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Comment: Sidney Island resident explains deer cull complexity

Only a few people in the world know how to do this with enough precision to be recognized as humane.
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Boats moored at Sidney Spit with Sidney Island on the right and Mount Baker in the background. DARREN STONE, TIMES COLONIST

A commentary by a documentary filmmaker and journalist who lives on Sidney Island. He and his wife directed the award-winning documentary “Saving Luna.”

My family and I have lived on Sidney Island since 2003. Friday’s front-page Times Colonist report about an argument over the Parks Canada plan to remove invasive European fallow deer from the island missed critical information about conflict of interest and the players in the debate.

First, Parks Canada is accused of creating a conflict of interest because one of the firms that helped Parks staff prepare the proposal got the contract. However, in situations like this in which expertise is very limited, this appears to be a well-trodden path. I’ve seen this happen elsewhere.

When expertise is rare, getting the best talent for both planning and execution can inevitably lead to this. For instance, when there’s just one surgeon in a community, it’s probably best to have that expert do both the planning and the job.

Expertise in humane culling of invasive mammals is at least that rare. In my work as a journalist, I recently covered exactly these issues for National Geographic in a story about an island in California where a rare fox species and a precious ecosystem were saved in part by a cull.

Only a few people in the world know how to do this with enough precision to be recognized as humane. The team chosen by Parks Canada includes people who worked on that project.

Second, the article gives an impression that opposition to the cull is entirely based on animal welfare issues. That is false.

Most opposition has always been led by a small but extremely ardent group, made up not of animal rights people but of a few sport hunters who like having abundant deer to kill.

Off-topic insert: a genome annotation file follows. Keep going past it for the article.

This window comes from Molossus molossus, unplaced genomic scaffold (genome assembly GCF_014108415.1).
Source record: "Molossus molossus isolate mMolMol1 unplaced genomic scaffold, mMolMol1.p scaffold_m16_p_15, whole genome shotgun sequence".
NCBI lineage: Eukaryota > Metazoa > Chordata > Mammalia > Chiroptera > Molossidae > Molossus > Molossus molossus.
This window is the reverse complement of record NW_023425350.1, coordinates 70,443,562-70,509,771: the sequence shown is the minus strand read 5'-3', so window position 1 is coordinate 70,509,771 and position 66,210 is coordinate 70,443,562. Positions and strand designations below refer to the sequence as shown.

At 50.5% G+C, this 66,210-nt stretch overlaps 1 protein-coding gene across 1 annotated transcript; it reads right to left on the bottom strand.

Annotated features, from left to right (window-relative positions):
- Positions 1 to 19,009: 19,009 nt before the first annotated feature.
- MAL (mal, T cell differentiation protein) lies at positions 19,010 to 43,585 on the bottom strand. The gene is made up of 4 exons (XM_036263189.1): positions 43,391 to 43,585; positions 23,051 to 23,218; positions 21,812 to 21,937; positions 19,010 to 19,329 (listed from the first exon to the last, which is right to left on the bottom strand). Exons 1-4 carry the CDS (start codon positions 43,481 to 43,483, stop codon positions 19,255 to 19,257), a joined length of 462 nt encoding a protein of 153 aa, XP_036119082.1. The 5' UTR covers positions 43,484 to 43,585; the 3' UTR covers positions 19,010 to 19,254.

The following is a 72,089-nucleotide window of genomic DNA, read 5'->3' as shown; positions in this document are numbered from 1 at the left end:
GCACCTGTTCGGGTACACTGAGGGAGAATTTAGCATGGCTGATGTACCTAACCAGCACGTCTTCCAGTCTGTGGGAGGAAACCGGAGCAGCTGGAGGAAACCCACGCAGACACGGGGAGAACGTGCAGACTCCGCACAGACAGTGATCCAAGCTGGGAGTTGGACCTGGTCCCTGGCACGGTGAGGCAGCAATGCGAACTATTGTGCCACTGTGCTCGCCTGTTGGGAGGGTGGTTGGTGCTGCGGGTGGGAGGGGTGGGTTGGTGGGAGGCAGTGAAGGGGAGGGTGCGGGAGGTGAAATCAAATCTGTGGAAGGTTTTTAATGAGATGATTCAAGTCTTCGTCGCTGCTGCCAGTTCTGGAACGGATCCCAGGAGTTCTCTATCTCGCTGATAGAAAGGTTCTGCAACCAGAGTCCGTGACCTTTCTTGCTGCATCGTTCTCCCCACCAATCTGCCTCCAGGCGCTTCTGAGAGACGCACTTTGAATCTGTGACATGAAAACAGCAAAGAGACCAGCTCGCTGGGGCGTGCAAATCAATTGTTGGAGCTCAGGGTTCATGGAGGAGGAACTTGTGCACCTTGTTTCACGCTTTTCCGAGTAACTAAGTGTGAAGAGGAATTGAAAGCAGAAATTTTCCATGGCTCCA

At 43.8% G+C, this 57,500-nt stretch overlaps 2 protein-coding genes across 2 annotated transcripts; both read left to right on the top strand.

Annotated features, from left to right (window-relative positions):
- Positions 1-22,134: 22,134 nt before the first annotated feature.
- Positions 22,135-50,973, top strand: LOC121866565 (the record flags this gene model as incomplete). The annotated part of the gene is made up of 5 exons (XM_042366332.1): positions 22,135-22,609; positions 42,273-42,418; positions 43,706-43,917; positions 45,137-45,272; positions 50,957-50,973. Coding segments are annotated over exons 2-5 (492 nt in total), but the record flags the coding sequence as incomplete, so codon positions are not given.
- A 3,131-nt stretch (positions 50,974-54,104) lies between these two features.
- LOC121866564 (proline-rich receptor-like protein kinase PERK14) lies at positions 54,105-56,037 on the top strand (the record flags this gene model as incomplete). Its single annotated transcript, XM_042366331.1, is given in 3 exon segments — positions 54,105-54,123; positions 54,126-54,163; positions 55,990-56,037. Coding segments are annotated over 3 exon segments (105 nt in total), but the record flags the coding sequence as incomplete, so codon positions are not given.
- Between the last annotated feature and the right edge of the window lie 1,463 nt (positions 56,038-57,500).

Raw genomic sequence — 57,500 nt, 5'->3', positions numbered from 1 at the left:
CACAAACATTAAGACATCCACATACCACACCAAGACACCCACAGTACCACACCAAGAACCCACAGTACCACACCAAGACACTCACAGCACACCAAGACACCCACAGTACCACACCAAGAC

For the entire 20 years in which we have lived on the island, a small group of owners who are sport hunters have fought intensely to keep deer numbers high while claiming to reduce them. Some of them — not all — used ad-hominem attacks on other islanders and Parks experts and misinformation about deer abundance to press their case.

This reached an extreme about 15 years ago when a few of the hunters formally threatened my wife personally with legal action that would have destroyed our lives financially.

What was my wife’s deadly sin? As the head of the island’s Strata Council, she simply supported the construction of a capture facility because recreational hunting could not keep up with the growing numbers of deer and alternatives such as contraception were not feasible.

At the time, hunting deer on Sidney Island was like fishing at a hatchery. The hunters loved it. But both the land and the animals suffered.

When my wife and others persevered and a capture program began, the forest understory had been nibbled down to dust and many of the animals were so skinny they could not be used for food. Professional biologists told us the deer were consuming their own bone marrow in order to survive.

After the captures began, deer numbers were reduced. There is still damage to the environment, though it is less obvious.

However, though a majority of owners voted for the cull, the most intense hunters are allying themselves in opposition with activists who care about keeping animals alive. Ironic? Yeah.

There is no question that culling an invasive species is harsh. But the removal of the fallow deer would bring huge benefits to other animals and plants, such as songbirds and traditional foods and medicines.

That’s why Indigenous leaders have strongly supported this cull. Dramatically successful culls on other islands around the world show that results will probably be magnificent.

Sidney Island can become an example of healthy ecosystems that can exist in British Columbia but have almost all vanished. It could show us what our province once was and could be again.

Alas, the alternative to this cull is not a sweet story of peaceful deer in pretty pastures. The alternative is a return to cycles of overabundance, animal suffering and widespread ecosystem destruction.

The only beings to benefit then would be a few ardent sport hunters. That’s the choice.

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